Would you like to know Hungarian horse breeds? The Horse – National Horse Exhibition provides plenty of interesting and important information. We recommend the exhibition to our child visitors as well. Horses were indispensable right up to the beginning of the 20th century in warfare, in agriculture and in transportation. From the end of the 19th century equestrian sports also had become increasingly popular.
Horses were indispensable right up to the beginning of the 20th century in warfare, in agriculture and in transportation. From the end of the 19th century equestrian sports also had become increasingly popular.
In warfare we see the development from nomadic warfare through the knightly battle process to the emergence of the hussars. The visitor may learn what the difference is between a farm-wagon, a coach and between a four-wheeled carriage, and may get familiar with the most important Hungarian coach types. The guest finds many curiosities about the beginnings of urban public transportation when it still functioned with horse-driven vehicles.
A short overview is provided about the organisational development of horse breeding, and about our oldest state stud farms. In the production chain of wheat, our most important bread-grain, horses had an important role everywhere from ploughing to the transportation of bread to the shops.Today horses are increasingly used in various equestrian sports. In the exhibition you may see interesting footage about coach-driving races.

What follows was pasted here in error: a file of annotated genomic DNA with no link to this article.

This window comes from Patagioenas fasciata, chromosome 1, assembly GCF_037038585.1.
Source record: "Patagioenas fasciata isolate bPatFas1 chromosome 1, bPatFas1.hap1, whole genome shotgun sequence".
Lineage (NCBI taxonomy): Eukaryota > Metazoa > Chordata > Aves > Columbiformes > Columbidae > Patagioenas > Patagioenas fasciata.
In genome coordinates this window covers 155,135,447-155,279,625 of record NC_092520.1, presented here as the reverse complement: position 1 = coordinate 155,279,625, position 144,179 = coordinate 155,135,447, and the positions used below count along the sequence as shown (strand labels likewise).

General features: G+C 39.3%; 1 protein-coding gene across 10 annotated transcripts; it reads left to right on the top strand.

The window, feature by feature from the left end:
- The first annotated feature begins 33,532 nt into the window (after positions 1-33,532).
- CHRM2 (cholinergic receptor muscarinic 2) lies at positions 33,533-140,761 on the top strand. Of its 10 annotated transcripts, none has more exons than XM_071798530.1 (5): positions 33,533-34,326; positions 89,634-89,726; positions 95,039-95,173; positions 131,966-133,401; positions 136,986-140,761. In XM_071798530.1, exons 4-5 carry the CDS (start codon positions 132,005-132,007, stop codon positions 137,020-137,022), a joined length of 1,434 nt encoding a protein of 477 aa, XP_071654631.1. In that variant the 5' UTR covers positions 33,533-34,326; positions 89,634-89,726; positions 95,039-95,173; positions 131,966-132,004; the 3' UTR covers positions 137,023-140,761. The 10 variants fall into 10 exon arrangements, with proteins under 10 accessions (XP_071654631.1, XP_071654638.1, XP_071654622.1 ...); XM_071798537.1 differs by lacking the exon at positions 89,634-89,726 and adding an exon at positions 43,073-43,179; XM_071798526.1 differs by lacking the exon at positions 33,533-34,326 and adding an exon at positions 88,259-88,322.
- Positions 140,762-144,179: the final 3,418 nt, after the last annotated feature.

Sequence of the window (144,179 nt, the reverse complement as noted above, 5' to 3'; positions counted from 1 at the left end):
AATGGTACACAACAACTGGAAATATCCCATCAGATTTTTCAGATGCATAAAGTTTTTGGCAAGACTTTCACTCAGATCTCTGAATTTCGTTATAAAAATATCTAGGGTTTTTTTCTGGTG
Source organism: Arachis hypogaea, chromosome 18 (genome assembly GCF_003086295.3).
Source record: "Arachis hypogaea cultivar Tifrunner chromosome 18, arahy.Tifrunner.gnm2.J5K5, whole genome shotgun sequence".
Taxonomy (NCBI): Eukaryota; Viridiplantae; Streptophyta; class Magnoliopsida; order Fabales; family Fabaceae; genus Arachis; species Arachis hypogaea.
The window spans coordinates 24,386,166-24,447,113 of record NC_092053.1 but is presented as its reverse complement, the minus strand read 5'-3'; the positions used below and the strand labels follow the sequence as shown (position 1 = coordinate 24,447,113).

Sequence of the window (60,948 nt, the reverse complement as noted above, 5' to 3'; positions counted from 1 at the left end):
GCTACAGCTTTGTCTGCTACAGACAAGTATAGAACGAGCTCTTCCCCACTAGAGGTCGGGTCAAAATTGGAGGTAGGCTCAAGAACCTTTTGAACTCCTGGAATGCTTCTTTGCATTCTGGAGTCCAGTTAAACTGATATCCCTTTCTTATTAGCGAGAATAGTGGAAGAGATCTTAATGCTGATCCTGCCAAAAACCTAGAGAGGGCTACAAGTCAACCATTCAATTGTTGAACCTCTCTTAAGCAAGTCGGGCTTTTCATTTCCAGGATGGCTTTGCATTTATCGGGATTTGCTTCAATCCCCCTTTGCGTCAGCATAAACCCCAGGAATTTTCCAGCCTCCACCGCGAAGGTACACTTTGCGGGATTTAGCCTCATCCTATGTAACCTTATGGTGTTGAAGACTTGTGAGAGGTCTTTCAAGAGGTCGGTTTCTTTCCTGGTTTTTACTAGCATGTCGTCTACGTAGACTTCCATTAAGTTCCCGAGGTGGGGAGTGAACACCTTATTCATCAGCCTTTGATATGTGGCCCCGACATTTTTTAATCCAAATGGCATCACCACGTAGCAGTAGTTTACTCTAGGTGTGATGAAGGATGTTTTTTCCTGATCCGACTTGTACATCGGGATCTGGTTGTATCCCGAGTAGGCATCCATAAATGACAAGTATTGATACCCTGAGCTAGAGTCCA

Hungarian horse breeds are demonstrated by statues by György Vastagh, Jr and László Vastagh, as well as photos by Nándor Hajba.
Our kindergartner and school-aged visitors may get familiar with horses in an interactive and playful way. They may learn what are the areas of body of the horse, how many colours horses can exhibit, and also exactly how many parts their legs have. The visitors gain information about what horses eat, why they are shod and can handle grooming and stable cleaning tools. Children can sit on a so-called phantom horse to get a sense of sitting in a saddle, while the smallest can mount a wooden pony. There are regular educational and drama programmes associated with the exhibition.
The exhibition also displays two real treasures of our museum: the skeletons of Kincsem and Imperiál, together with an explanation of their victories.Kincsem was the outstanding product of Hungarian horse breeding, whose victories remain unsurpassed to this day. She ran in a total of 54 races and won all of them. She was trained by Róbert Hesp, whose training stable is reconstructed in a scale model. The other highly successful race horse of the period was Kisbér, who won the Epsom Derby.While Kincsem and Imperiál mostly excelled on the racetrack, Imperiál was also one of the most outstanding foundation stallions. Among his descendants twels won derbys and he was a champion foundation stallion fifteen times.
The rules of gallop races and interesting information about the working of the racing industry are also provided.